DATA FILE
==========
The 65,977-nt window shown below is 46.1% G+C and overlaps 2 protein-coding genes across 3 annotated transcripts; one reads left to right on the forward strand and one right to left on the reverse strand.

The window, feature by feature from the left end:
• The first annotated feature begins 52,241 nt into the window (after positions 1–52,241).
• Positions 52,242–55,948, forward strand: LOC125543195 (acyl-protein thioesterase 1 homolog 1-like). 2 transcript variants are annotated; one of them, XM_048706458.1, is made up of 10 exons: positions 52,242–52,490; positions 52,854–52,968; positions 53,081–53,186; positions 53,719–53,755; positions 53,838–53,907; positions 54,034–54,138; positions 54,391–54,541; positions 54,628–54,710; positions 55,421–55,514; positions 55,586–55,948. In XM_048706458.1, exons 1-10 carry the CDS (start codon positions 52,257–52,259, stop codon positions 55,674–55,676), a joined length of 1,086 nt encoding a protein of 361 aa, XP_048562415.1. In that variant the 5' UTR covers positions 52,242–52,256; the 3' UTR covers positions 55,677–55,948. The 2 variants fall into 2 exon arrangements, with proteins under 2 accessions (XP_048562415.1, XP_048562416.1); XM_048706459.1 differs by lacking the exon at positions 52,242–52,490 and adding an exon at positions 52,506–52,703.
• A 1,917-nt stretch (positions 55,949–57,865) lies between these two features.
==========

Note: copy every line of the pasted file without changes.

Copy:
The 65,977-nt window shown below is 46.1% G+C and overlaps 2 protein-coding genes across 3 annotated transcripts; one reads left to right on the forward strand and one right to left on the reverse strand.

The window, feature by feature from the left end:
• The first annotated feature begins 52,241 nt into the window (after positions 1–52,241).
• Positions 52,242–55,948, forward strand: LOC125543195 (acyl-protein thioesterase 1 homolog 1-like). 2 transcript variants are annotated; one of them, XM_048706458.1, is made up of 10 exons: positions 52,242–52,490; positions 52,854–52,968; positions 53,081–53,186; positions 53,719–53,755; positions 53,838–53,907; positions 54,034–54,138; positions 54,391–54,541; positions 54,628–54,710; positions 55,421–55,514; positions 55,586–55,948. In XM_048706458.1, exons 1-10 carry the CDS (start codon positions 52,257–52,259, stop codon positions 55,674–55,676), a joined length of 1,086 nt encoding a protein of 361 aa, XP_048562415.1. In that variant the 5' UTR covers positions 52,242–52,256; the 3' UTR covers positions 55,677–55,948. The 2 variants fall into 2 exon arrangements, with proteins under 2 accessions (XP_048562415.1, XP_048562416.1); XM_048706459.1 differs by lacking the exon at positions 52,242–52,490 and adding an exon at positions 52,506–52,703.
• A 1,917-nt stretch (positions 55,949–57,865) lies between these two features.